New Mini Law School for the Public in Saint Louis
The Saint Louis University School of Law and the Missouri Bar Association have launched a mini law school to teach the community about current and past legal issues. The seven-week course will begin on September 15th with an inaugural class of about 400 students.
The New School gets a new dean from Northwestern University
David E. Van Zandt--formerly the dean of the Northwestern University School of Law--has been chosen as the new dean of The New School. It's not surprising the search committee and board of trustees chose an academic with dean experience. The school's last dean, Bob Kerrey, was a former politician who had never led a school prior to his assignment at the New School. He came under heavy fire from faculty and students in 2008 after the faculty published a vote of no-confidence in him at 271 to eight.
Harvard Business School enrolls the largest MBA class ever
HBS added about 40 students to its already larger-than-average class size. It's unclear why they decided to increase their student body, though they may be preparing for the addition of the 2+2 program students--the inaugural class of whom will join MBA first-years next year. Others suggest that the reasoning behind the additional students was financial. According to Higher Studies blog, the 40 students could generate up to $1.8 million for the school through tuition, fees and alumni giving, etc.
George Washington University Law School's incoming class has highest mean GPA ever
We weren't joking when we said that law school admission was the extremely competitive this year. Evidence of that is the high average GPAs of the Class of 2013. The GW Law School has reported that its incoming 1Ls have an average GPA of 3.79, its highest ever. Despite the possibility that GW Law chose applicants with high GPAs and LSAT scores over better rounded candidates to move ahead in the (which is possible), they would not have been able to find candidates with such high scores, let alone secure their attendance, without an overall increase in the quality of applicants. I can't wait to see what the law school applicant pool looks like this fall!
Franklin Pierce Law Center officially becomes the University of New Hampshire School of Law
The Franklin Pierce Law Center officially became the UNH School of Law yesterday, finally joining the nationally ranked public University of New Hampshire. The refashioned law school opened its doors to law students this week, most of whom were excited about joining UNH. "It feels really good," says the Student Bar Association president. FPLC is the second private law school to join a public university system. Hopefully, the school will keep its reputation as a leader in intellectual property law despite the name change. Good luck to them for a smooth transition!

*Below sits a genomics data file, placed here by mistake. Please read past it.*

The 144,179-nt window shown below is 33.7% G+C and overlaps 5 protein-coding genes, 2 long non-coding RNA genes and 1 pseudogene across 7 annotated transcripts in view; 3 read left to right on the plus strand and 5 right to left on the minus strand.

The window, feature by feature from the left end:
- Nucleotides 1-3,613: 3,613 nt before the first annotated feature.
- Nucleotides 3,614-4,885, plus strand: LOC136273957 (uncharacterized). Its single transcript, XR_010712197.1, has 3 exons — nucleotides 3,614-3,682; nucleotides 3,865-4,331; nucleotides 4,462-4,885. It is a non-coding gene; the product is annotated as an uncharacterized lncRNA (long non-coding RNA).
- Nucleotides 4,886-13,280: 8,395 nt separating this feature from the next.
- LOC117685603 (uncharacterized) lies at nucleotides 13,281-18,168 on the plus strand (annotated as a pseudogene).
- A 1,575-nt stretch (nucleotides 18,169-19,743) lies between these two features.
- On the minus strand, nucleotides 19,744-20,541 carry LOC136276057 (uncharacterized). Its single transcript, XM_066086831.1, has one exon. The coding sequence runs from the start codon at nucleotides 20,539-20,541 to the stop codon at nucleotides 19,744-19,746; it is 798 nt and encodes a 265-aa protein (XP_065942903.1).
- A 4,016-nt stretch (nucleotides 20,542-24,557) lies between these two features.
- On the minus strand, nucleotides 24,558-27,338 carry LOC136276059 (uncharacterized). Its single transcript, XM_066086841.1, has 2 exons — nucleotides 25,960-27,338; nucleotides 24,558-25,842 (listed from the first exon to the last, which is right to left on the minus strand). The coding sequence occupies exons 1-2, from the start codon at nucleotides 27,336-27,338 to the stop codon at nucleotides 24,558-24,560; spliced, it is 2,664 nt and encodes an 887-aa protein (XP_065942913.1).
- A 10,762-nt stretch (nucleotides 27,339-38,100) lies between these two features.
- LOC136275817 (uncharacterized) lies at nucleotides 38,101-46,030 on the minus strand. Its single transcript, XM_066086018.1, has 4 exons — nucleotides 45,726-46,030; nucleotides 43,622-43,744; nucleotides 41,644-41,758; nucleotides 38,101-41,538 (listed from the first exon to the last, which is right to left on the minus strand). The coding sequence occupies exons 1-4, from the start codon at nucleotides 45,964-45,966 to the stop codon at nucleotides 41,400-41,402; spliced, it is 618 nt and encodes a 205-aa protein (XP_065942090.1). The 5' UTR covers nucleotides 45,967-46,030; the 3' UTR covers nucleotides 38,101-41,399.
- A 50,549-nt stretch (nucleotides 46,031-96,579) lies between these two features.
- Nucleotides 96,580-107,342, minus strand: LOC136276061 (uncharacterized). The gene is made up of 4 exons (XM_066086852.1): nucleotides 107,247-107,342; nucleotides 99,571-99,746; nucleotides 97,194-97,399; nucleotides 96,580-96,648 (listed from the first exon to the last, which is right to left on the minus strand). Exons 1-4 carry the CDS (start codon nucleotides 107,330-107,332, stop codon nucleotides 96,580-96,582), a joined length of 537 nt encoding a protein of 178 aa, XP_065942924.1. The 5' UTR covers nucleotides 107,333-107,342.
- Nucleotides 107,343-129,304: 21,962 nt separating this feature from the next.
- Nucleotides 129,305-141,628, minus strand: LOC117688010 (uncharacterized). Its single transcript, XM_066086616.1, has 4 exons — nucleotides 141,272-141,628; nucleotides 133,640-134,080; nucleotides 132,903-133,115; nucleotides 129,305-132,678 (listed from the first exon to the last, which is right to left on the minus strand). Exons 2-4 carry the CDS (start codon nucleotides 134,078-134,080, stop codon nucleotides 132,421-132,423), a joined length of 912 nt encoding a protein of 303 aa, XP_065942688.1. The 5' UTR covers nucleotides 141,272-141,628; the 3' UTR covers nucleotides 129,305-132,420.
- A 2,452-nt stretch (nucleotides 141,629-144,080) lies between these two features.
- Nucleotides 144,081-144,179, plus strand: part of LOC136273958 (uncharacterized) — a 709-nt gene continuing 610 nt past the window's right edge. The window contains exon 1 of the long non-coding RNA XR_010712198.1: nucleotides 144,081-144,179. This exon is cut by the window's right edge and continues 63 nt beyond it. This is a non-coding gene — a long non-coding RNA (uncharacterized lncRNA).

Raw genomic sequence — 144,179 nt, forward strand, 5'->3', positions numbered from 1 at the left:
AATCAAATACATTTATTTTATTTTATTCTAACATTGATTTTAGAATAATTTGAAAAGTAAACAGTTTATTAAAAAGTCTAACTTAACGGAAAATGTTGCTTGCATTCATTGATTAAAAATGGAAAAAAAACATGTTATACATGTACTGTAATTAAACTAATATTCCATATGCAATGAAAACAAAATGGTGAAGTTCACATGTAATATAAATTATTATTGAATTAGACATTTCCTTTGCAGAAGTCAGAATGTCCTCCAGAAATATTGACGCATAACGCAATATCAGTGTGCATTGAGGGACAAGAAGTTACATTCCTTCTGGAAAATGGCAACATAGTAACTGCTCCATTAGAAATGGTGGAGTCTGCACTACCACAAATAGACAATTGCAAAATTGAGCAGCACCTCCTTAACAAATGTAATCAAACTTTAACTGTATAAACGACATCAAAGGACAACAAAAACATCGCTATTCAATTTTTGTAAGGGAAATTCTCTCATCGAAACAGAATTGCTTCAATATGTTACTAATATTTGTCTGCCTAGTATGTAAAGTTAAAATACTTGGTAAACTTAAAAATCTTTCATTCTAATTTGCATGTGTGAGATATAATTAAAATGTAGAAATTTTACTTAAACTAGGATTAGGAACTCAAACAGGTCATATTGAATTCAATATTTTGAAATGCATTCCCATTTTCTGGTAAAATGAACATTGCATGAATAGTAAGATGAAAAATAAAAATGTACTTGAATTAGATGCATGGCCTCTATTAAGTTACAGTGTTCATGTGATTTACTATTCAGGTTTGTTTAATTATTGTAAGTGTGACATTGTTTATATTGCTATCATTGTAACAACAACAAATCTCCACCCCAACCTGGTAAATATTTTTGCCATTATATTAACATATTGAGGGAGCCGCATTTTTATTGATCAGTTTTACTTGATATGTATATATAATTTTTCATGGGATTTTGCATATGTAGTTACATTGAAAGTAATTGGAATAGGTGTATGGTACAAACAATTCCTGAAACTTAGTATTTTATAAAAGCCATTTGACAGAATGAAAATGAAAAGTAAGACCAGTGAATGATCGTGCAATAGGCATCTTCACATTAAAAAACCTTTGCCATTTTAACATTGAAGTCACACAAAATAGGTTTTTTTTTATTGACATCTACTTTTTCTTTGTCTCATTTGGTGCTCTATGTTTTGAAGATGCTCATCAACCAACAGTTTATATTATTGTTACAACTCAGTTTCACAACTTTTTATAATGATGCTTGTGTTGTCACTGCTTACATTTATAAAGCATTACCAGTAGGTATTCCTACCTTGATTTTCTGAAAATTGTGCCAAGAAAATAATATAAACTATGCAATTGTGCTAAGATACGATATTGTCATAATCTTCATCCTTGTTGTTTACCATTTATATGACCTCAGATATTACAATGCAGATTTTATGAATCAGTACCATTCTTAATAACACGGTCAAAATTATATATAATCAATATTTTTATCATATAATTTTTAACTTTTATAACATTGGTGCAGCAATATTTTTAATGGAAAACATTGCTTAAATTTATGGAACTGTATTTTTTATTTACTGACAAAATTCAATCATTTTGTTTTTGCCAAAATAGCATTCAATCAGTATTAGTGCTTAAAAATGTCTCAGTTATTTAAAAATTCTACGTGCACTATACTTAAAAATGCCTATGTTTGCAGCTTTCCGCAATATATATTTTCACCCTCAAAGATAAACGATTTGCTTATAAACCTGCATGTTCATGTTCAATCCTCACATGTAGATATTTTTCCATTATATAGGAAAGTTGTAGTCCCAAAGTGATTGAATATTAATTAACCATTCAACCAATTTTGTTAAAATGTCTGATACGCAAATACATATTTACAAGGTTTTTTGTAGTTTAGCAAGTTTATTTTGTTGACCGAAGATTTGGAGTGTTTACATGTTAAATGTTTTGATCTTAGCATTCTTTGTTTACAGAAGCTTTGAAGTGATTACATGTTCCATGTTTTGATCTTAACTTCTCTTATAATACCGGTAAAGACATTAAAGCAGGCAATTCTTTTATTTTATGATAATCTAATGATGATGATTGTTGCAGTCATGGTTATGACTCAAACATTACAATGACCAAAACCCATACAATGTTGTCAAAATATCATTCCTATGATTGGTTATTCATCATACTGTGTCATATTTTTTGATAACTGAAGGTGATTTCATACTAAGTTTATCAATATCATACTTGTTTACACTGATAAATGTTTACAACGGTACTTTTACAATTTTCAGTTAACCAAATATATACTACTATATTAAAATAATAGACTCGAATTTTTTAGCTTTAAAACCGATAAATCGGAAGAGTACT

National Park Service is looking for interns and career park rangers
Despite threats to close a number of U.S. national parks, the National Park Service is hiring across the United States. And it's not just in Yosemite and Zion. "The myth of the national park ranger is that they're at Yosemite," Chief Ranger Jill Hawk told the Miami Herald. "What's not really well known is that there are park rangers in the inner city protecting the national heritage of the U.S." There are park rangers in New York City, Philadelphia and more urban environments. The National Park Service also sponsors a top internship program for students interested in test-driving a career as a ranger.
The Economic Policy Institute reports job growth is in low-paying sectors
The good news is that there are more jobs. The bad news is that the fastest-growing occupations don't pay very much--not only at the entry level, but at the mid and late career level as well. Home health aide, medical assistant, food preparation and service and warehouse stock clerk are four of the top 5 fastest growing professions, and they all pay below the median wage of $15.95 an hour. Jobs for registered nurses also continue to grow; luckily, RNs can make $30.65.
Alumnus withdraws donations to Brooklyn College over controversial required reading
Sparks have been flying as a result of the announcement that Brooklyn College will require its students to read How Does it Feel to be a Problem?: Being Young and Arab in America as part of its Common Reader program. The point of the program, according to the college, is simply that incoming freshmen will have something to talk about from day one. Further, the college claims, "the Common Reader experience emphasizes the book's biographical, autobiographical or semi-autobiographical story rather than the various authors' individual political positions or world views." Critics, however, see the choice of a pro-Palestine book as an attempt to indoctrinate students. One alumnus even wrote the college out of his will. "The official policy to inculcate students with a political viewpoint…is unacceptable," he argued.
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